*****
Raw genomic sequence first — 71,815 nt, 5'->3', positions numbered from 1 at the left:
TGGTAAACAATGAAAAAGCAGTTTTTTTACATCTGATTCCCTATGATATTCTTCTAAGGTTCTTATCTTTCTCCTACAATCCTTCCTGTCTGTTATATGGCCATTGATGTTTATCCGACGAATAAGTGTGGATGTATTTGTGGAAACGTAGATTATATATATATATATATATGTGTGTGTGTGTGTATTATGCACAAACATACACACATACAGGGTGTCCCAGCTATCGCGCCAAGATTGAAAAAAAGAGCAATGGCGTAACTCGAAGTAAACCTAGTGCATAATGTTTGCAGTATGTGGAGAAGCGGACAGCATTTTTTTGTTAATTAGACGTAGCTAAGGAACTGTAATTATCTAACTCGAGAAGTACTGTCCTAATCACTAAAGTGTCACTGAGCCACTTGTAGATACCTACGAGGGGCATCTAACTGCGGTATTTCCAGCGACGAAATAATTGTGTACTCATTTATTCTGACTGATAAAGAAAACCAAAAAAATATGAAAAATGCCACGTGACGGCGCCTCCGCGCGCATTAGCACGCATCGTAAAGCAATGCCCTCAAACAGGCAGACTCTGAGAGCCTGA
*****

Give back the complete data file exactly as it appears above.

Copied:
Raw genomic sequence first — 71,815 nt, 5'->3', positions numbered from 1 at the left:
TGGTAAACAATGAAAAAGCAGTTTTTTTACATCTGATTCCCTATGATATTCTTCTAAGGTTCTTATCTTTCTCCTACAATCCTTCCTGTCTGTTATATGGCCATTGATGTTTATCCGACGAATAAGTGTGGATGTATTTGTGGAAACGTAGATTATATATATATATATATATGTGTGTGTGTGTGTATTATGCACAAACATACACACATACAGGGTGTCCCAGCTATCGCGCCAAGATTGAAAAAAAGAGCAATGGCGTAACTCGAAGTAAACCTAGTGCATAATGTTTGCAGTATGTGGAGAAGCGGACAGCATTTTTTTGTTAATTAGACGTAGCTAAGGAACTGTAATTATCTAACTCGAGAAGTACTGTCCTAATCACTAAAGTGTCACTGAGCCACTTGTAGATACCTACGAGGGGCATCTAACTGCGGTATTTCCAGCGACGAAATAATTGTGTACTCATTTATTCTGACTGATAAAGAAAACCAAAAAAATATGAAAAATGCCACGTGACGGCGCCTCCGCGCGCATTAGCACGCATCGTAAAGCAATGCCCTCAAACAGGCAGACTCTGAGAGCCTGA